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412_day_game_thread_aint_it_a_beautiful_day_for_baseball | April | 2009 Articles

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4/12 Day Game Thread: Ain't It a Beautiful Day for Baseball?

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Common broomI can be a fairly choleric writer during the baseball season. I'm far more likely to complain about a defect than to praise a virtue, and I seem much more talkative when I'm unhappy than when I'm content. But you know what? The hell with that. It's a beautiful day for baseball, the Braves are in first place, the new baseball-reference.com is amazing, and everything about our team other than the bullpen looks awfully solid -- and our top three relievers in the bullpen turned in 3 scoreless innings yesterday.

So right now I'm happy. How happy? Check out the image to the right. That's right, baby. It's a shrub known as the Common Broom -- so, even if I did learn from our Phillies debacle that I shouldn't tempt fate by putting up pictures of floor brooms, there are a whole lot of brooms on God's green earth that I can taunt the Nats with. Let's get our first sweep of the year!

The Nationals are scoreless, which means that at some point Don Sutton will probably say that they're "due." ESPN's Accuscore predicts the Braves have a 61% chance of winning. We'll face Scott Olsen, who's a mercurial dude, and kind of feast-or-famine. Overall, he's got a 6.71 ERA against us in 51 innings (10 starts), with a 1.63 WHIP, 45 K against 24 BB, and he's given up an awful 12 homers. His career homer rate has always been pretty bad (1.4 HR/9 innings), but it's even worse against us, 2.12 HR/9.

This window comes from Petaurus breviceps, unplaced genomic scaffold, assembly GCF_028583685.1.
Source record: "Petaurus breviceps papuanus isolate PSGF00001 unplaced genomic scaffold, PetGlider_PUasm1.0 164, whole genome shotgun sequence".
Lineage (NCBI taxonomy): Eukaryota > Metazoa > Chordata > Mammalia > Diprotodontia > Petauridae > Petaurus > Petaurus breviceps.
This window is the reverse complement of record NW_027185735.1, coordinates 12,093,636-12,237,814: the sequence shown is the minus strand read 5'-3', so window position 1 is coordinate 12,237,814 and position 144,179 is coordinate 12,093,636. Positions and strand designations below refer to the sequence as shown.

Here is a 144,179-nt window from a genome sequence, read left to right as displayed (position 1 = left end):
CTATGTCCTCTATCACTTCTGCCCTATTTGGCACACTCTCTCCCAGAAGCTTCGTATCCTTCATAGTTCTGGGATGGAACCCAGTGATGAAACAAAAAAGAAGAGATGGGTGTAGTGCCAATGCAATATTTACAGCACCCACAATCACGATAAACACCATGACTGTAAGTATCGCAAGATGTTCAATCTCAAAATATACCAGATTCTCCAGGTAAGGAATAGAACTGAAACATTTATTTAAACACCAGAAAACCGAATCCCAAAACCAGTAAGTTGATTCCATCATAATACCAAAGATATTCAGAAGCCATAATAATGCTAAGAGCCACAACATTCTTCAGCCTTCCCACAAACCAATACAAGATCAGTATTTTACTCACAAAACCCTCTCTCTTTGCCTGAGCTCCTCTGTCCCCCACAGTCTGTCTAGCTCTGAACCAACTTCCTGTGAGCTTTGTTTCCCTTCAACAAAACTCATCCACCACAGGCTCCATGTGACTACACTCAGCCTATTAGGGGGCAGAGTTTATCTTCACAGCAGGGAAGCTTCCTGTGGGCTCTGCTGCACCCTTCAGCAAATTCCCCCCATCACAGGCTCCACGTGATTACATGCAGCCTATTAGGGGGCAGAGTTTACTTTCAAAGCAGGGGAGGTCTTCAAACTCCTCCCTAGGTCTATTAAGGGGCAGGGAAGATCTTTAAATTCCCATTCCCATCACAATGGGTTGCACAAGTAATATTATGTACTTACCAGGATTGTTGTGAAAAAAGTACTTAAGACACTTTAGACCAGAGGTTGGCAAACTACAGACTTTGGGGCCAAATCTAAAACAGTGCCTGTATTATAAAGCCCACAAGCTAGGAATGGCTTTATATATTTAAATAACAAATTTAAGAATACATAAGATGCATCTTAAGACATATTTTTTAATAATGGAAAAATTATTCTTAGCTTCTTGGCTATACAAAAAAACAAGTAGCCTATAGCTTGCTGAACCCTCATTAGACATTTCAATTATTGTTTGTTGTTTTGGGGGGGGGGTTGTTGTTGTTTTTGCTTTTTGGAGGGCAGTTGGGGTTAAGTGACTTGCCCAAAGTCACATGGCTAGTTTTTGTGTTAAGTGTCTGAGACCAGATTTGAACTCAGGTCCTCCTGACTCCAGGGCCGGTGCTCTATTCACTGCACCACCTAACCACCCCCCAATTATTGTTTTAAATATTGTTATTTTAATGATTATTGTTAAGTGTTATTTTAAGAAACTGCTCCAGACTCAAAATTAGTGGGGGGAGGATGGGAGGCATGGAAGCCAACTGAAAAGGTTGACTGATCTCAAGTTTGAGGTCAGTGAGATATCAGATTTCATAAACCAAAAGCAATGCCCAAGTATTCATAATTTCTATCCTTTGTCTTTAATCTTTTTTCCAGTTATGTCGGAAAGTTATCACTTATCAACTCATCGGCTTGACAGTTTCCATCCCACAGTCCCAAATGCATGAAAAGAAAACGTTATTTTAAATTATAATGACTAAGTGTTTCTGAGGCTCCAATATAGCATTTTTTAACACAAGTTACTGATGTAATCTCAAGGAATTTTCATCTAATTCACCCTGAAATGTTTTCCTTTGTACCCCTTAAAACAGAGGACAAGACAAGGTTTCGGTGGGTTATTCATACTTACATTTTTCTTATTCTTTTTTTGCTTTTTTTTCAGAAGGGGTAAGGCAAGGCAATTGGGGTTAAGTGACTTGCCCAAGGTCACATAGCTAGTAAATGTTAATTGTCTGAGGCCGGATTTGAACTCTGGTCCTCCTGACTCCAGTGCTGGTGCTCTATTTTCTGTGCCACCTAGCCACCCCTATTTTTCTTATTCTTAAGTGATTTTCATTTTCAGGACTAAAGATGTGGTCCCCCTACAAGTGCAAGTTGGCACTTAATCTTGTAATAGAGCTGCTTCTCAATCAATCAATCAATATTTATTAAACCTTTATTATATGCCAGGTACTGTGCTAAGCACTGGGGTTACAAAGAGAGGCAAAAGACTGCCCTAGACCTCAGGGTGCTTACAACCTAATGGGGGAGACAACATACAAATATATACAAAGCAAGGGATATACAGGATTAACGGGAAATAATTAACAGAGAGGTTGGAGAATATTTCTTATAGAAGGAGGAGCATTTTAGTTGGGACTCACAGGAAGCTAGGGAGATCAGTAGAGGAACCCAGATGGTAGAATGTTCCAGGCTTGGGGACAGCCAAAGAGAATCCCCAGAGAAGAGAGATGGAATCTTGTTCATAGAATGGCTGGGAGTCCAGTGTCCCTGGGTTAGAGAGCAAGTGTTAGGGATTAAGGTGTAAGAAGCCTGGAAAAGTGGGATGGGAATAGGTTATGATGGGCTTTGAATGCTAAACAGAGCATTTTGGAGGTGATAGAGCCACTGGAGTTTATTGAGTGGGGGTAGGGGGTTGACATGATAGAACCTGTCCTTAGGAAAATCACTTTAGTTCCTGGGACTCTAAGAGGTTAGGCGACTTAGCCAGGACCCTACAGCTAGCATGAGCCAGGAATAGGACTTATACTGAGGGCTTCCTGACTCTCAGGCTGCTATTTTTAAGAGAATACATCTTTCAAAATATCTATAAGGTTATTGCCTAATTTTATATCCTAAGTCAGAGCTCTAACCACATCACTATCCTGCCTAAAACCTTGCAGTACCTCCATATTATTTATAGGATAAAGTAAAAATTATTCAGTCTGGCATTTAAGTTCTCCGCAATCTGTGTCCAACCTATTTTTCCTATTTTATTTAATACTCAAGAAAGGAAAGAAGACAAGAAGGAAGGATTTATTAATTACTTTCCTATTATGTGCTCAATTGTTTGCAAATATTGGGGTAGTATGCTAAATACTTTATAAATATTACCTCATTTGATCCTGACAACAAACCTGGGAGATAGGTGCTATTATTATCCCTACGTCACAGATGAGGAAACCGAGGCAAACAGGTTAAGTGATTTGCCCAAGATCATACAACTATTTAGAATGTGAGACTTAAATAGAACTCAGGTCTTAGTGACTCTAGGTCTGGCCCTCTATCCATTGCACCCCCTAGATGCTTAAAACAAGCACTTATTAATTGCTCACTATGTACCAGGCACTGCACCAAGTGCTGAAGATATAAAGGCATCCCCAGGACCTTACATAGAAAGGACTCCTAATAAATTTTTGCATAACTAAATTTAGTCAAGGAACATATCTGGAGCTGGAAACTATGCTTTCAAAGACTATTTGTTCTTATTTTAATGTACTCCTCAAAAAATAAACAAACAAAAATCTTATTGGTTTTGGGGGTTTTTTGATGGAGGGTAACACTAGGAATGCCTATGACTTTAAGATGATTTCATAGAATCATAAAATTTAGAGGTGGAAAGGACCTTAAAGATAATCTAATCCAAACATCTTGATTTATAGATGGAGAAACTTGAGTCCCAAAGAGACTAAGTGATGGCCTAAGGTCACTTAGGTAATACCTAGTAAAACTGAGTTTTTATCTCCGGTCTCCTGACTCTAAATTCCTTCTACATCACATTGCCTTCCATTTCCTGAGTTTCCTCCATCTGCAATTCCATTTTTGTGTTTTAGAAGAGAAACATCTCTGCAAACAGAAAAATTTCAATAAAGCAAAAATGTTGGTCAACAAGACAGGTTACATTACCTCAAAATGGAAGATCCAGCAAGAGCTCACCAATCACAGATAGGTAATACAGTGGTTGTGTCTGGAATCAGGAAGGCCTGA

Still, the game isn't a lock, because he'll occasionally just kill us, as he did last April 15: 7 innings, 5 hits, no runs, no walks. He can be a talented pitcher, but his strikeout rate has dropped precipitously since his rookie year -- from 8.3 K/9 in 2006, which is great, to 5 K/9 in 2008, which is bad -- and that is a trend that could derail his career if he can't start missing more bats.

We're running out the wonderful fantastic awesome Jair Jurrjens, one of the projections I got utterly wrongest last year. Interestingly, yesterday's pitcher for the Nats, Shairon Martis, occasionally looks a bit like a worse version of Jurrjens: they're both young (Martis is 22, Jurrjens 23) pitchers from Curaçao, Andruw Jones's home island. Neither gets a ton of strikeouts: JJ was at 6.6 K/9 last year and had a minor league K/9 of 7.2; Martis had a minor league K/9 of 7.5. Both have a fastball that sits in the low 90s with a ton of movement. Both work off their fastball and seem to pitch to contact because of all the movement they get on it. I'd say Jurrjens is basically the best-case scenario for Martis. Here's an interesting analysis of Shairon.

Enjoy the game!

(Here are highlights from yesterday's 5-3 win.)

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